Empty chairs honor 168 victims of Oklahoma City bombing
Oklahoma City — Every day when Dr. Rosslyn Biggs goes to work as a federal government veterinarian she is reminded of her mother, one of 168 people killed in the Oklahoma City bombing and honored Sunday on the 20th anniversary of the deadliest terrorist attack on U.S. soil until Sept. 11, 2001.
Biggs has the same job once held by her mother, Dr. Margaret L. "Peggy" Clark, as a food safety veterinarian at the U.S. Department of Agriculture. She interacts often with some of the people who worked with and recall her mother's professionalism.
"I remember her spirit and her dedication," Biggs said as she and other family members gathered around an empty chair adorned with flowers in a field of empty chairs designed to memorialize the victims of the April 19, 1995, bombing.
"It's wonderful to see that people still remember and still care," Biggs said.
Former President Bill Clinton, who was president when the attack occurred, spoke at Sunday's service at the Oklahoma City National Memorial & Museum, where the Alfred P. Murrah Federal Building once stood.
Memorial officials estimated that 2,500 people attended the observance.
Clinton said the city has recovered from the terrorist attack "in the face of mad, crazy people who think that differences are all that matter."
The service started with a 168-second moment of silence to honor each of those who died. It concluded about 90 minutes later with survivors and tearful relatives of the dead reading the names of those killed.
"This was a place of unspeakable horror and tragedy," said Frank Keating, who completed his first 100 days as Oklahoma's governor the day before the attack. "How some evil individual would do what he did … is unforgivable and absolutely unimaginable."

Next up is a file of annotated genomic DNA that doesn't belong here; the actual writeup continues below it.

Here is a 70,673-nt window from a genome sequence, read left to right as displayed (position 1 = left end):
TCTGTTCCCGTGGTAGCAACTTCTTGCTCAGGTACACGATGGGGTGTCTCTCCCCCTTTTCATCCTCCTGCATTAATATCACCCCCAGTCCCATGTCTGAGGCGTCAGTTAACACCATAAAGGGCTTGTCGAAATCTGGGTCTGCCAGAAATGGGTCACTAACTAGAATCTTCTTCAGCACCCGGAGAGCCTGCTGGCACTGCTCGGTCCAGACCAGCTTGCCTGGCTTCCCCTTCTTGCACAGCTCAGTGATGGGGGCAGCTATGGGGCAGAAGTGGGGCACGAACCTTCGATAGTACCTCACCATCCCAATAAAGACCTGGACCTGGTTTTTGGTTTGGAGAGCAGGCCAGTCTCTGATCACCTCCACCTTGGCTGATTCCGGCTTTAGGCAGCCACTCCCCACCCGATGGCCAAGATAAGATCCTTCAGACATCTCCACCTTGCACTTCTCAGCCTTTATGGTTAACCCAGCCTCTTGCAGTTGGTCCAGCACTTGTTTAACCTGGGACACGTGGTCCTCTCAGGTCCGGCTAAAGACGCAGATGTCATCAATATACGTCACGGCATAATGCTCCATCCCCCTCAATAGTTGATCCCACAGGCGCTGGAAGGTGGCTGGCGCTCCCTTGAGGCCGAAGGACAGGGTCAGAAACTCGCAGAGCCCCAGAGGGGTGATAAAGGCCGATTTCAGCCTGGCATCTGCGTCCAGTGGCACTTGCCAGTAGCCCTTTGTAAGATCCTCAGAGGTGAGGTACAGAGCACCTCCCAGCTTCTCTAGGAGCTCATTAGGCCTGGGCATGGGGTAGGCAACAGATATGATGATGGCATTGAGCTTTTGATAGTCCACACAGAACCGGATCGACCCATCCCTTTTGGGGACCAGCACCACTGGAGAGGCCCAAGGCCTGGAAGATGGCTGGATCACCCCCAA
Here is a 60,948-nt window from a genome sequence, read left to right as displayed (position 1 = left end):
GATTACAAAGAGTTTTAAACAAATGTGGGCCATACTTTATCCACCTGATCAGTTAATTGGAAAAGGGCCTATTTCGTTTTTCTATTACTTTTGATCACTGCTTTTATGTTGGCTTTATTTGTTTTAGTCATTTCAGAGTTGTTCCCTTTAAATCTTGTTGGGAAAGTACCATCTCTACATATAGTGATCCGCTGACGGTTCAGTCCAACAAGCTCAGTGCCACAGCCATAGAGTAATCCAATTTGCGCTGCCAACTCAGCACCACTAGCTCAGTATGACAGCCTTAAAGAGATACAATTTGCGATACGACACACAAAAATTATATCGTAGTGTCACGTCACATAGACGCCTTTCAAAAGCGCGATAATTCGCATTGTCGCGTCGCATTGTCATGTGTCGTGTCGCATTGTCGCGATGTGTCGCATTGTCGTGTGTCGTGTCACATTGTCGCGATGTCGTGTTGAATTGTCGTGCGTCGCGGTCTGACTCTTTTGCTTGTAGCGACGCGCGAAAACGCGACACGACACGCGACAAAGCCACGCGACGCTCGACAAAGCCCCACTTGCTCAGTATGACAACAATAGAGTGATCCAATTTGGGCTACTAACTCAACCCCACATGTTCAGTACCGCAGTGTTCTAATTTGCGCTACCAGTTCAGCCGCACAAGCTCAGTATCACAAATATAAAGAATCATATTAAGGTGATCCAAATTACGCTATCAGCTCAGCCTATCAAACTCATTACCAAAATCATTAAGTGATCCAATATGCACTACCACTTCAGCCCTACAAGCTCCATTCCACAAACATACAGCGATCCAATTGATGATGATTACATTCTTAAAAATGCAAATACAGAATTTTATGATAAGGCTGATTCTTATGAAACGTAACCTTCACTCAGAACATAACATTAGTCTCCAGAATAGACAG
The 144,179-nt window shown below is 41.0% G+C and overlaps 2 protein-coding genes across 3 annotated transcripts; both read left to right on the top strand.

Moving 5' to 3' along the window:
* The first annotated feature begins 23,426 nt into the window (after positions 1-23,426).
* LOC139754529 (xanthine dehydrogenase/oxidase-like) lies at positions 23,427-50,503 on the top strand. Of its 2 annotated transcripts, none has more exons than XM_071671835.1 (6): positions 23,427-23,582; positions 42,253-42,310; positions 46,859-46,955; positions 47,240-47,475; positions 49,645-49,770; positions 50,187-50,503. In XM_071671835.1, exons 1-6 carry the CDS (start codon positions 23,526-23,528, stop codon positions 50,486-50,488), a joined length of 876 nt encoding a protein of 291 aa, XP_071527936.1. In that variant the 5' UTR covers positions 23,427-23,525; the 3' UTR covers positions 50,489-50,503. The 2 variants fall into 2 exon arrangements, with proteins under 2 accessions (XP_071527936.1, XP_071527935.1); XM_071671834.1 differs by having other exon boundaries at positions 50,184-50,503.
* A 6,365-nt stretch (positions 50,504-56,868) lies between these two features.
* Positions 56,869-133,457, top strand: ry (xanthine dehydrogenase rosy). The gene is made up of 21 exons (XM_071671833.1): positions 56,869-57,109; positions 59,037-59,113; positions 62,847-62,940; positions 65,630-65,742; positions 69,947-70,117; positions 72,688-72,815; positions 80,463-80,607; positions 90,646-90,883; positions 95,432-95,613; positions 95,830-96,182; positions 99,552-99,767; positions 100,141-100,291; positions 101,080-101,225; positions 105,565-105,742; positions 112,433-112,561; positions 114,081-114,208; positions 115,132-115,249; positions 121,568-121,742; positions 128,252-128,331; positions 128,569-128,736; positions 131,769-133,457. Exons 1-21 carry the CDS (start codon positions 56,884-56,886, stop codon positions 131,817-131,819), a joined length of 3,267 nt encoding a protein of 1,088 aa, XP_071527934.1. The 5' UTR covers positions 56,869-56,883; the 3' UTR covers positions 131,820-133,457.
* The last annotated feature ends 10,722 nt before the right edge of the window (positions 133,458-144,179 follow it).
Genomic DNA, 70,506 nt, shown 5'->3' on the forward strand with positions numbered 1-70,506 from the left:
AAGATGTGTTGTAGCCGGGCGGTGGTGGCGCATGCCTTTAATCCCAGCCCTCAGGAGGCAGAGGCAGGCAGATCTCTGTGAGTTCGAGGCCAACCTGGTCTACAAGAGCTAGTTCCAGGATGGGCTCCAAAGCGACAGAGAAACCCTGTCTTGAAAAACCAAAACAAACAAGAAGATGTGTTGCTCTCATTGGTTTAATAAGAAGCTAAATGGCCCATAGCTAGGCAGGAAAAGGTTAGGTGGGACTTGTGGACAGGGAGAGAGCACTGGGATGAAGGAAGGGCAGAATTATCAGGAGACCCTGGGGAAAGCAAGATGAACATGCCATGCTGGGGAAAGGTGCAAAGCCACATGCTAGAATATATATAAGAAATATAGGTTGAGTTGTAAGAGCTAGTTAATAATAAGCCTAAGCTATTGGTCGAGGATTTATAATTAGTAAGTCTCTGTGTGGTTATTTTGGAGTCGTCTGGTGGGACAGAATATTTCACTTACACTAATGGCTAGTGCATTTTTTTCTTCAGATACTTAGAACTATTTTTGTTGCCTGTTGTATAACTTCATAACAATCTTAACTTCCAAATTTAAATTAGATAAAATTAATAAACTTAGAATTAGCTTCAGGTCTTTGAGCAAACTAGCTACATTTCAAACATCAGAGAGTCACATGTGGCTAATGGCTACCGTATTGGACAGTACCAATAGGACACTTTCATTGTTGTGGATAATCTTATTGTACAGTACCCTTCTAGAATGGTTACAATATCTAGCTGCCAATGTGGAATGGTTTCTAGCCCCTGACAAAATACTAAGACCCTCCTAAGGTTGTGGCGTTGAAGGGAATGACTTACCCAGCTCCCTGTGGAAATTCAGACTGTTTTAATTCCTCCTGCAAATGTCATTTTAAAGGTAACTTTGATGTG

"The agony was consistent. The agony appeared never to end," Keating said.
After the service, LaDonna Battle and her family were standing between two of the 168 metal and glass chairs that now stand as a testament to those who were killed. The two chairs were inscribed with the names of her parents, Calvin and Peola Battle, who were arranging to receive Social Security benefits when the bomb detonated.
"We're completing a journey with steel hearts. We're rebuilding our lives." LaDonna Battle said.
Timothy McVeigh, an Army veteran with strong anti-government views, carried out the bombing as revenge for the deadly standoff between the FBI and Branch Davidians in Waco, Texas, on April 19, 1993 — exactly two years before Oklahoma City.
McVeigh was convicted on federal murder and conspiracy charges in 1997 and executed in 2001.
His Army buddy, Terry Nichols, was convicted on federal and state bombing-related charges and is serving multiple life sentences in a federal prison.
In a statement, President Barack Obama thanked first responders who risked their lives after the bombing, law enforcement and prosecutors who brought the perpetrators to justice and ordinary men and women in Oklahoma for their resilience.
"If those murderers hoped to terrorize the American people that day, to break our spirits or shatter the bonds that unite us, then they completely and utterly failed," Obama said.
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